High Throughput Sequencing

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High Throughput Sequencing (also known as Illumina Solexa DNA sequencing) is a technique used to sequence DNA or cDNA via fragmenting the genetic information randomly. RNA can also be sequenced but involves additional steps to those shown below. Firstly mRNA is hydrolysed by magnesium catalysed reaction to give fragments and then the sequences are randomly primed by reverse transcription [1].

The Process:


Step 1

Double stranded DNA (dsDNA) is randomly fragmented to blund ended pieces. Attach adapters to either end of the fragmented dsDNA via blunt end ligation. Two adapters are added separately so both ends of the dsDNA have an adapter present. 

Step 2

Denature the dsDNA to ssDNA and wash over flow cell channels. The adapters will enable binding to the dense lawn of primers on the flow cell.

Step 3

Bridge Amplification- The free end of the fragment bends and hybridises to a separate complimentary primer on the flow cell forming a 'bridge'. Unlabelled nucleotides and enzymes are then added to the flow cell to initiate amplification of the second strand of DNA.

Step 4

Denature DNA back into single stranded fragments and the process is repeated to produce clusters of identical DNA around the original sequence.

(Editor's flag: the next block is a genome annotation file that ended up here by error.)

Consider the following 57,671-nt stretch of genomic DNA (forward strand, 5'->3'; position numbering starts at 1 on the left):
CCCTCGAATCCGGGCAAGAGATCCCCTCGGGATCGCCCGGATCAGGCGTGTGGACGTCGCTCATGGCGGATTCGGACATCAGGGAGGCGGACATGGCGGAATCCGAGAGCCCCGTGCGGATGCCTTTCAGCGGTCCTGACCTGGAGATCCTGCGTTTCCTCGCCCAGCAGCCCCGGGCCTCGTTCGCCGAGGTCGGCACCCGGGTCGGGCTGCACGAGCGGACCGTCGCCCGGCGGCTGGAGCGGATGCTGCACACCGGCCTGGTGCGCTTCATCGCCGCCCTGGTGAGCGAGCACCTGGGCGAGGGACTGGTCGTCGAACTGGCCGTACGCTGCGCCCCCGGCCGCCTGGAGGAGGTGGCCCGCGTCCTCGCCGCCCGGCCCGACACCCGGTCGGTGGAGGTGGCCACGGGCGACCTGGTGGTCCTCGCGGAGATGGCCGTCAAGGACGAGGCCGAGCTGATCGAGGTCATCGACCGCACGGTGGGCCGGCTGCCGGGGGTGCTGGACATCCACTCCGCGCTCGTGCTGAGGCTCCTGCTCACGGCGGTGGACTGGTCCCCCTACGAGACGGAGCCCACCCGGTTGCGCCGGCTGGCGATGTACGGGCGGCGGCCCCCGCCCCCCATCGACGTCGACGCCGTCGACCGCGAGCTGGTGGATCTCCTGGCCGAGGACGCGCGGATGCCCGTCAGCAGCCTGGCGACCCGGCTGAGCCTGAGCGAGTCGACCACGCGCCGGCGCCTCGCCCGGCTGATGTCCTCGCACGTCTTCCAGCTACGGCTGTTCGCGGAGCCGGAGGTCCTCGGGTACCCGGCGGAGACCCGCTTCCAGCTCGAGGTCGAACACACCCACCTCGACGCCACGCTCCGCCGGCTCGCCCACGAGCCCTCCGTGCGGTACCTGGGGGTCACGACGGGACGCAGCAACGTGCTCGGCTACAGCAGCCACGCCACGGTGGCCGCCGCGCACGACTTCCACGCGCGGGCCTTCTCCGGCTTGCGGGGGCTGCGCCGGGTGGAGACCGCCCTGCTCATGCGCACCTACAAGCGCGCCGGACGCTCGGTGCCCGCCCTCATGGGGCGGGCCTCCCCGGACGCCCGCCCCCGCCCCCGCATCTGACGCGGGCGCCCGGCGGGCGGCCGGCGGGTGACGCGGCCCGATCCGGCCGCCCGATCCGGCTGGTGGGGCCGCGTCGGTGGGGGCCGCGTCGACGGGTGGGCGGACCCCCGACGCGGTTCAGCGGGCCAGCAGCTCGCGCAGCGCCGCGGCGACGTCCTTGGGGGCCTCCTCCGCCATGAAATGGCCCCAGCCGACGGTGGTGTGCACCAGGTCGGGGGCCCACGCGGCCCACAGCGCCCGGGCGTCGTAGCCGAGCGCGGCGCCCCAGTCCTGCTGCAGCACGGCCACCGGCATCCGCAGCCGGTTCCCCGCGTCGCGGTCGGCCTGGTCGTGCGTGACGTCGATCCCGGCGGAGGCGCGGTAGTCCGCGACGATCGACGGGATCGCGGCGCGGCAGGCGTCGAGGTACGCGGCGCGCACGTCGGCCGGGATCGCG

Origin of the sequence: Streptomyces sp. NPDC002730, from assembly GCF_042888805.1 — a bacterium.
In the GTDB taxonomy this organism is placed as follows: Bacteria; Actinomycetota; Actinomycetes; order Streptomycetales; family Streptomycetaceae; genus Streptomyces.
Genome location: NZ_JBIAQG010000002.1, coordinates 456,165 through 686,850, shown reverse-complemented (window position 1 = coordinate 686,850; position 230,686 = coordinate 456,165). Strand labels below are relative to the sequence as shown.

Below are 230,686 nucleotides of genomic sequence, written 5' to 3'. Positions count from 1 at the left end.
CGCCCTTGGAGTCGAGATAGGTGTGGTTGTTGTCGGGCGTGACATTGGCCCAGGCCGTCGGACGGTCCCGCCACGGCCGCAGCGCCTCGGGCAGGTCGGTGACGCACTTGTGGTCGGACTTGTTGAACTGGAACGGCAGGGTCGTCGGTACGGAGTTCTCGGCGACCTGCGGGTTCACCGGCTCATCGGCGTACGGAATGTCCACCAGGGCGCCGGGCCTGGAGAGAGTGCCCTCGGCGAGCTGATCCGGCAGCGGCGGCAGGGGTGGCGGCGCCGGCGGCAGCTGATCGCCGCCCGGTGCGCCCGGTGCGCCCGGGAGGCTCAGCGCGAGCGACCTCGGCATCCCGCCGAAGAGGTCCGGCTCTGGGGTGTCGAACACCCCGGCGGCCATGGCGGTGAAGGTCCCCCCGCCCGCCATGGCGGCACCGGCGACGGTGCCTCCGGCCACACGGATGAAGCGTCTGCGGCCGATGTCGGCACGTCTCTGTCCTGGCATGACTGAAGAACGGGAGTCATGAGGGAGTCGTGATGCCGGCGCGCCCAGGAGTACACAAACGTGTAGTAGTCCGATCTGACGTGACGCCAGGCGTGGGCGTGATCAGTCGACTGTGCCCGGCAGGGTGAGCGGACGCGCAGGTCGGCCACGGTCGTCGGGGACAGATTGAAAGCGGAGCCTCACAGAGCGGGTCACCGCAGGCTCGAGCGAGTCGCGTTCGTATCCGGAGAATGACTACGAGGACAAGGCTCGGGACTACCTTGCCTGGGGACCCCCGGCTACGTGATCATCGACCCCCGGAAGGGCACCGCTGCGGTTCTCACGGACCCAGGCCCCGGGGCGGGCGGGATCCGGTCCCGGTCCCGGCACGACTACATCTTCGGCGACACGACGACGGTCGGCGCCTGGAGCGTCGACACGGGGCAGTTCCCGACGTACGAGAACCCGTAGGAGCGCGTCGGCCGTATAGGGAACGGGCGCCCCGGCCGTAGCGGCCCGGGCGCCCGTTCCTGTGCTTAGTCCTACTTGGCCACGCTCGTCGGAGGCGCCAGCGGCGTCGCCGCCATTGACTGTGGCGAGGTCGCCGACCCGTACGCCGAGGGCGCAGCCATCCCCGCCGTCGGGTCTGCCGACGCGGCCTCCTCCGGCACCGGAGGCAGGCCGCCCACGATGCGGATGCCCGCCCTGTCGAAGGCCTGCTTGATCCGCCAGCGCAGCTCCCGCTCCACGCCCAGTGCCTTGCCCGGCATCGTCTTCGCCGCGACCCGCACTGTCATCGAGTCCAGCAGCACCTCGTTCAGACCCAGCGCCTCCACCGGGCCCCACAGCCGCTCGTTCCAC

Step 5

First Chemistry Cycle- Add four reversible terminators, primers and DNA polymerase to the flow cell. Each cluster will show up as spot after laser excitation due to the added bases fluorescence. The flow cell image is captured and the identity of the bases is recorded to determine the base sequence of the DNA. The blocked 3' OH terminus and the flurophone from each base are then removed to allow another base to be added to the sequence. These steps are being carried out repetitively until the base sequence of the DNA is completely sequenced. 


  1. Mardis ER. (2008), "Next-generation DNA sequencing methods", Annu Rev Genomics Hum Genet.,9:387-402

Mardis ER (2008) Next-generation DNA sequencing methods.Annu Rev Genomics Hum Genet. 9:387-402

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